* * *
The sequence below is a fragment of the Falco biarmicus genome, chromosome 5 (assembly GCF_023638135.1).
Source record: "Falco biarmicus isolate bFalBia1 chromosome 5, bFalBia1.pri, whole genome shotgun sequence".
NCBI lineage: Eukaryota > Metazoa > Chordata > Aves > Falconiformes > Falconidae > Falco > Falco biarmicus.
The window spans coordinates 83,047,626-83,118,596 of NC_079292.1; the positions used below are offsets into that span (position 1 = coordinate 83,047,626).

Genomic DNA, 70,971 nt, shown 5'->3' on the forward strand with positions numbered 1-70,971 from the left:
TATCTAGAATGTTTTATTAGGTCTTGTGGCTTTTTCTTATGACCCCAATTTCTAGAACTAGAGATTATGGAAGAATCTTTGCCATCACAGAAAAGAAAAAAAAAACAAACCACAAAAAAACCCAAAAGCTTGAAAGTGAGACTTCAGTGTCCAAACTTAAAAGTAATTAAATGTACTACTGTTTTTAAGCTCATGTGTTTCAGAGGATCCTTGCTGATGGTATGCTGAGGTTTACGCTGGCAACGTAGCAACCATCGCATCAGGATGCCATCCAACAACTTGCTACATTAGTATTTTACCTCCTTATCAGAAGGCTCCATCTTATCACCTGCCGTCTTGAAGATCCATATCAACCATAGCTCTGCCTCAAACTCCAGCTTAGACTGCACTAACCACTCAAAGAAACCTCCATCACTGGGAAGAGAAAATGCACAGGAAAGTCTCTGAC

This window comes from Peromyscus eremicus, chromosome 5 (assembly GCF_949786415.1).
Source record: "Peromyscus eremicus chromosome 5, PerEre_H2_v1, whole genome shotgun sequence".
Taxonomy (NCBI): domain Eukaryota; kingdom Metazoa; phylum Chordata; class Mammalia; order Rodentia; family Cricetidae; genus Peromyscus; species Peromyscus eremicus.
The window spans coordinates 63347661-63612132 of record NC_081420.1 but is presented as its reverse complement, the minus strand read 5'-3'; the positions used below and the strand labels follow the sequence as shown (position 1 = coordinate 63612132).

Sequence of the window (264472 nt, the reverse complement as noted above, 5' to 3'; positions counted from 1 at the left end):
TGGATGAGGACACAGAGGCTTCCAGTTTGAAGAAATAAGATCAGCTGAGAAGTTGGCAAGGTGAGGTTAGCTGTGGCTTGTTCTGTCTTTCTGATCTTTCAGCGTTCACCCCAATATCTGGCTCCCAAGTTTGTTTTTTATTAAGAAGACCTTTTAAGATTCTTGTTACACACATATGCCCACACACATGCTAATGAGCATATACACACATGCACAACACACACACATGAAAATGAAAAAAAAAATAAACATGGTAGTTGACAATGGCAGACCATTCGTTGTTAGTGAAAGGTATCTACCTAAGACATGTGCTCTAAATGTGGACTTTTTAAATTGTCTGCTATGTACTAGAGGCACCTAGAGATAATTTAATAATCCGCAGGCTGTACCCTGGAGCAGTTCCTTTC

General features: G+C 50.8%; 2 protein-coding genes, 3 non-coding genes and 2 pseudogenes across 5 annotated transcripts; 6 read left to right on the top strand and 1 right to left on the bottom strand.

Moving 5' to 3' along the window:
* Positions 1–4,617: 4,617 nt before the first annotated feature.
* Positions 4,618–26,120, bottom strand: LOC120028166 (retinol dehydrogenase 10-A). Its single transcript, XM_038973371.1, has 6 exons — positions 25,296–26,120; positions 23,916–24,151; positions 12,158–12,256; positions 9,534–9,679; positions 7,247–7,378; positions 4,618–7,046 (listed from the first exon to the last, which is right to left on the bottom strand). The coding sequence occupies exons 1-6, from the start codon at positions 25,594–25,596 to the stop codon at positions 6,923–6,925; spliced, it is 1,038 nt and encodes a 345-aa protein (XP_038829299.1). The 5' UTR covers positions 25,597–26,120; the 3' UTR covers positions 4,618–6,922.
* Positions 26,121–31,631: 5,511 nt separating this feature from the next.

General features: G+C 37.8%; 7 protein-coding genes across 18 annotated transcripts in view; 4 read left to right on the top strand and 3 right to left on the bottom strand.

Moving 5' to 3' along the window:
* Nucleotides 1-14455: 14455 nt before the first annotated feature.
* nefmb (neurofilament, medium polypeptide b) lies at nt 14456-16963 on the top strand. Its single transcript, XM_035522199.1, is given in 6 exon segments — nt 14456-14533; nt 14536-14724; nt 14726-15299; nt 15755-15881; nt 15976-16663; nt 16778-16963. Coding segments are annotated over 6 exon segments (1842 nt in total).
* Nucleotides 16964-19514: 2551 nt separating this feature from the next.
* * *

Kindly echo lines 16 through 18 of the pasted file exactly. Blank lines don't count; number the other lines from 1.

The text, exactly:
* Positions 4,618–26,120, bottom strand: LOC120028166 (retinol dehydrogenase 10-A). Its single transcript, XM_038973371.1, has 6 exons — positions 25,296–26,120; positions 23,916–24,151; positions 12,158–12,256; positions 9,534–9,679; positions 7,247–7,378; positions 4,618–7,046 (listed from the first exon to the last, which is right to left on the bottom strand). The coding sequence occupies exons 1-6, from the start codon at positions 25,594–25,596 to the stop codon at positions 6,923–6,925; spliced, it is 1,038 nt and encodes a 345-aa protein (XP_038829299.1). The 5' UTR covers positions 25,597–26,120; the 3' UTR covers positions 4,618–6,922.
* Positions 26,121–31,631: 5,511 nt separating this feature from the next.

General features: G+C 37.8%; 7 protein-coding genes across 18 annotated transcripts in view; 4 read left to right on the top strand and 3 right to left on the bottom strand.